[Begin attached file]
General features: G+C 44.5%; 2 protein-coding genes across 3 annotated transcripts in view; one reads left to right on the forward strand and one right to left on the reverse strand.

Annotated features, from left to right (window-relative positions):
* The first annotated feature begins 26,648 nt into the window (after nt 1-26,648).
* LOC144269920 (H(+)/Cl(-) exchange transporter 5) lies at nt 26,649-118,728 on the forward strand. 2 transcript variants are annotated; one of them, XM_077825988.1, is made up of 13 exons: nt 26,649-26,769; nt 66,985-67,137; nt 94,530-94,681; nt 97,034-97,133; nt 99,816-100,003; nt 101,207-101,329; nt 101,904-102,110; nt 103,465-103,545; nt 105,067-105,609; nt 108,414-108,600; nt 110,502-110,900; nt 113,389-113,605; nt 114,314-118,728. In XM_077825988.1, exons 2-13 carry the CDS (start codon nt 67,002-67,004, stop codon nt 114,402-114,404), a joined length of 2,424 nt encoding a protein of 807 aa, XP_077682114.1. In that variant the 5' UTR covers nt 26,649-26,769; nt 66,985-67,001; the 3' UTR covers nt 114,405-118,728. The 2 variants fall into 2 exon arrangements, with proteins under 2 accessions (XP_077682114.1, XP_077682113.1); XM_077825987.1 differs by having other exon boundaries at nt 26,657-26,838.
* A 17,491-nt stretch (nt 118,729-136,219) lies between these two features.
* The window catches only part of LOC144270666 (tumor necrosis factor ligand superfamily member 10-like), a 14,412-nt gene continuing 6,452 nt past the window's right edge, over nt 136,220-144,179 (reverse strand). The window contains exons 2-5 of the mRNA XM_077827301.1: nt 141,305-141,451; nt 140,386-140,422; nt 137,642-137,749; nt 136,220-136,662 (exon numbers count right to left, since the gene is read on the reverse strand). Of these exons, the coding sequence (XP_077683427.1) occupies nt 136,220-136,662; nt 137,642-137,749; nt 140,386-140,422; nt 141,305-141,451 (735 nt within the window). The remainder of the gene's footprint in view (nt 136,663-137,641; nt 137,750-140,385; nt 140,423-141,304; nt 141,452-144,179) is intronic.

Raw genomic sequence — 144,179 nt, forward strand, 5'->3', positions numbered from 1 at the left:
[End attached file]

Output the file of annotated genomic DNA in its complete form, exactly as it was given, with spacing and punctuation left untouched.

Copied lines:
General features: G+C 44.5%; 2 protein-coding genes across 3 annotated transcripts in view; one reads left to right on the forward strand and one right to left on the reverse strand.

Annotated features, from left to right (window-relative positions):
* The first annotated feature begins 26,648 nt into the window (after nt 1-26,648).
* LOC144269920 (H(+)/Cl(-) exchange transporter 5) lies at nt 26,649-118,728 on the forward strand. 2 transcript variants are annotated; one of them, XM_077825988.1, is made up of 13 exons: nt 26,649-26,769; nt 66,985-67,137; nt 94,530-94,681; nt 97,034-97,133; nt 99,816-100,003; nt 101,207-101,329; nt 101,904-102,110; nt 103,465-103,545; nt 105,067-105,609; nt 108,414-108,600; nt 110,502-110,900; nt 113,389-113,605; nt 114,314-118,728. In XM_077825988.1, exons 2-13 carry the CDS (start codon nt 67,002-67,004, stop codon nt 114,402-114,404), a joined length of 2,424 nt encoding a protein of 807 aa, XP_077682114.1. In that variant the 5' UTR covers nt 26,649-26,769; nt 66,985-67,001; the 3' UTR covers nt 114,405-118,728. The 2 variants fall into 2 exon arrangements, with proteins under 2 accessions (XP_077682114.1, XP_077682113.1); XM_077825987.1 differs by having other exon boundaries at nt 26,657-26,838.
* A 17,491-nt stretch (nt 118,729-136,219) lies between these two features.
* The window catches only part of LOC144270666 (tumor necrosis factor ligand superfamily member 10-like), a 14,412-nt gene continuing 6,452 nt past the window's right edge, over nt 136,220-144,179 (reverse strand). The window contains exons 2-5 of the mRNA XM_077827301.1: nt 141,305-141,451; nt 140,386-140,422; nt 137,642-137,749; nt 136,220-136,662 (exon numbers count right to left, since the gene is read on the reverse strand). Of these exons, the coding sequence (XP_077683427.1) occupies nt 136,220-136,662; nt 137,642-137,749; nt 140,386-140,422; nt 141,305-141,451 (735 nt within the window). The remainder of the gene's footprint in view (nt 136,663-137,641; nt 137,750-140,385; nt 140,423-141,304; nt 141,452-144,179) is intronic.

Raw genomic sequence — 144,179 nt, forward strand, 5'->3', positions numbered from 1 at the left: